The Ramsey County Regional Railroad Authority thought it was smart getting into the restaurant business.
Last year, the Authority, which owns the $243 million-renovated Union Depot, cut ties with its longtime restaurant tenant, Christos, before soliciting proposals from other restaurateurs. The group of seven county commissioners then selected Kaskaid Hospitality, owner of several metro area restaurants including Crave, to open the Union Bar and Grill and a separate catering kitchen in the new and improved venue.
Lately, the move isn't looking quite so smart.
When it brought on Kaskaid, the Authority agreed to cover costs to ready the space for the incoming eatery. Ramsey County Director of Property Management Jean Krueger last year estimated construction, additional furniture, and new fixtures would cost taxpayers between $850,000 and $1 million.
But last week that budget ticked upward, when the authority approved $2 million -- double the original amount -- to finish the project.
County spokesperson Deborah Carter McCoy says the costlier budget will cover unforeseen infrastructure refurbishments and preparing the mezzanine area to accommodate a restaurant. The build-out will allow the Authority "to have that space and the equipment and things like the tables and the chairs out front should we in the future look to attract a different restaurant provider," she adds. (Kaskaid's lease runs five years, with a five-year renewal option.)
Gus Parpas owned Christos' banquet facility and restaurant at the Depot for 20 years. He still operates two other Christos restaurants in the Twin Cities.
Parpas thinks back to the mid-1990s, before he opened Christos there, when he sat in the Depot's Great Hall, people-watching and ruminating. He marveled at the Neoclassical space, with ceilings 52 feet high and Tennessee pink marble floors. Yet operating an eatery there was a tough sell. Parpas could remember a half-dozen restaurants that had tried to give it a run. He wasn't convinced he wanted to join the list.
"Every time I walked out there I was thinking, 'No way,'" he says. "The place was a morgue."
A broker coaxed Parpas to visit a fourth time. A custodian unlocked the door to an area he hadn't seen. There was a kitchen and catering equipment that belonged to the Leeann Chin company, another of the building's former tenants. The discovery piqued Parpas' curiosity.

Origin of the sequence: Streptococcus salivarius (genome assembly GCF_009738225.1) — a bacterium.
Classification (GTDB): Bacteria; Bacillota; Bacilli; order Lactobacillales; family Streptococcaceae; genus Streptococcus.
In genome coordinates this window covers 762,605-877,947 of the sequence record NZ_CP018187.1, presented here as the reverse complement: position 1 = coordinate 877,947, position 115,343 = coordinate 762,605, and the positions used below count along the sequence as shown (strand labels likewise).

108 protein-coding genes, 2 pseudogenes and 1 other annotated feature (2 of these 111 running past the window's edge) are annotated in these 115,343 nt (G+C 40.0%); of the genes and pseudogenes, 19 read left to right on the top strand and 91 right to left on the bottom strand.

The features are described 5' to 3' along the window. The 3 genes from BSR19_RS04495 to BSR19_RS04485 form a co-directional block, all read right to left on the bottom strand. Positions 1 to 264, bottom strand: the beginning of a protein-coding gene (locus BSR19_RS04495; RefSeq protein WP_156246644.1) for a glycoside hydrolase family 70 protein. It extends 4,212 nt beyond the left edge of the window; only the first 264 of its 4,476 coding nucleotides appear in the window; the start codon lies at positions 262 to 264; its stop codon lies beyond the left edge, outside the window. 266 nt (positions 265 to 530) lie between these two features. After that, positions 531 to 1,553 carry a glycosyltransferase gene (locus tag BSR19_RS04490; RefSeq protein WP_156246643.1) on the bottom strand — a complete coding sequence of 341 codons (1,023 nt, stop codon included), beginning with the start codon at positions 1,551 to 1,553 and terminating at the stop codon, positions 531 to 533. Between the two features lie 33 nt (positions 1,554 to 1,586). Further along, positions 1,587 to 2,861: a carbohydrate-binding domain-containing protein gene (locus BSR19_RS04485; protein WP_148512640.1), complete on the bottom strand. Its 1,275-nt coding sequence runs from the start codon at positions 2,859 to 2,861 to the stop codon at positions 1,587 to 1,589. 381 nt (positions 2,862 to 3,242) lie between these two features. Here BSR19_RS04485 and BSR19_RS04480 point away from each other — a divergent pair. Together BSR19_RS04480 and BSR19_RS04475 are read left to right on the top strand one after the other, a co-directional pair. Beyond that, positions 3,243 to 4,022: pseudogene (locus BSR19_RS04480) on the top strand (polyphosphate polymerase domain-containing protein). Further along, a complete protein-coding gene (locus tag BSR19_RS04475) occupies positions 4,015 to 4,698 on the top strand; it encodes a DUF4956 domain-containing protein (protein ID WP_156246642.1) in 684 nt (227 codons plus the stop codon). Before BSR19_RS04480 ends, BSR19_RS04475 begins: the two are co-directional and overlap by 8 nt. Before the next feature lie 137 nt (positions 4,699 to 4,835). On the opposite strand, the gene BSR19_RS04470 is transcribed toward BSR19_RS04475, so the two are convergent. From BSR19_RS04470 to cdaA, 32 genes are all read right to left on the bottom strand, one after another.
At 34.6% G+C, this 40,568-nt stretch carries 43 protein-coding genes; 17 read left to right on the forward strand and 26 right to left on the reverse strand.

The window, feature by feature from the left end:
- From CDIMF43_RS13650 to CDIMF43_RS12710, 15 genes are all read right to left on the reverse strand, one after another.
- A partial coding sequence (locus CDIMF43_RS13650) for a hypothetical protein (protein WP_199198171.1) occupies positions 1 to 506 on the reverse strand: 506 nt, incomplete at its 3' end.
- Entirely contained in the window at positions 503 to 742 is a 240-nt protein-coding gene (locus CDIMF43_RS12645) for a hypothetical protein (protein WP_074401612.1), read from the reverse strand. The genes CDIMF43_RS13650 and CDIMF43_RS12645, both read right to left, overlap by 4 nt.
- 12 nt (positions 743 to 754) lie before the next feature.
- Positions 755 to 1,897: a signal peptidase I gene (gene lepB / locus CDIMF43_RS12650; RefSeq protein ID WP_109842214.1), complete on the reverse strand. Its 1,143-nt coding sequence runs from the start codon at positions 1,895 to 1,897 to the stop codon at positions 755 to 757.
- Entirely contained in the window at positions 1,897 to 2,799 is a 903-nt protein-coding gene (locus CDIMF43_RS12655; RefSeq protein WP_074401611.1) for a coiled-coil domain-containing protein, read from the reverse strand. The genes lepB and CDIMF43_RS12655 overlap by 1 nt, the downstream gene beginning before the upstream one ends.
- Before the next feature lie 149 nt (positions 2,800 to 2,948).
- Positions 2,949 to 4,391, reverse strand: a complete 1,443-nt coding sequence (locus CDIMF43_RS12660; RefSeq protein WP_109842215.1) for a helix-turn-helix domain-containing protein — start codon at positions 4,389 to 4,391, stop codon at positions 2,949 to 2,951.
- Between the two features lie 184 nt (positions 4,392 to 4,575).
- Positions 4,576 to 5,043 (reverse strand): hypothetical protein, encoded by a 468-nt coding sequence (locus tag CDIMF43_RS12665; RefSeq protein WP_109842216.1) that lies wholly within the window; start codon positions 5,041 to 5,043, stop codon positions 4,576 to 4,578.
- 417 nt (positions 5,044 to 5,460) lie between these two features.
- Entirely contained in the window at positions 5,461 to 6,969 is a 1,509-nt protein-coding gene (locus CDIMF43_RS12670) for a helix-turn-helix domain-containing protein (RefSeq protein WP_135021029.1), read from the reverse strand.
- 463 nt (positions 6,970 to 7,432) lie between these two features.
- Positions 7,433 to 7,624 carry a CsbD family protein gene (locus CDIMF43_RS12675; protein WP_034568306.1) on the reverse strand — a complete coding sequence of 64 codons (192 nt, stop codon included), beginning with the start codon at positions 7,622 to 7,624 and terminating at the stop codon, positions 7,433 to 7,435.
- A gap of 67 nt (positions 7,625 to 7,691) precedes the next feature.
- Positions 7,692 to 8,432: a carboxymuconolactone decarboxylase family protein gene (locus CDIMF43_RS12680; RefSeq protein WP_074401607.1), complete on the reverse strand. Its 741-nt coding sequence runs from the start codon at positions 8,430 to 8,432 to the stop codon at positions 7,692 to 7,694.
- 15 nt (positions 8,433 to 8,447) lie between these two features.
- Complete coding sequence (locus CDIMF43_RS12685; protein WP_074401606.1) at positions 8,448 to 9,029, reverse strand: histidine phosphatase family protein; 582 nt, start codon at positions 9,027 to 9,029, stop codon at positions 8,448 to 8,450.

He called Leeann Chin's daughter Laura. It's a great spot for catering, she reported, but not so much a restaurant. So Parpas leased 9,300 sq. ft. inside the Great Hall, operating Christos as a banquet facility and "restaurant as needed," he says. The facility in its heyday attracted almost 100 events annually.
"It would've been stupid to only have a restaurant," says Parpas. "It was the banquet facility which allowed us to be in business at the location for many years. But when the county wanted to change things, that's, well, it made things difficult."
The Depot's rebirth as an interconnection for buses, light rail, and commuter trains came via a 23-month, $243 million renovation. Work was completed in 2012, at which time Parpas no longer had exclusive use of the Great Hall for events.
It became public space, which brought its own set of issues. Brides, who had held weddings at Christos, were soon posting on websites like theknot.com about drunks gawking at bridesmaids. Banquet staff found people asleep inside when prepping the Great Hall for an event. Parpas brought his concerns to county officials. They responded by offering to relocate Christos to a squirreled away room where a failed restaurant had operated in years past.
Without the Great Hall reserved for only his guests, Parpas saw the writing on the wall. He allowed Christos' lease to expire in May 2016.
"The county was always very good to me," Parpas says. "It sounds like they're being very good to this new group. It's the location that has always been difficult. As a banquet facility it was wonderful, but restaurant, no. I wish the new place well. It wasn't easy there for us."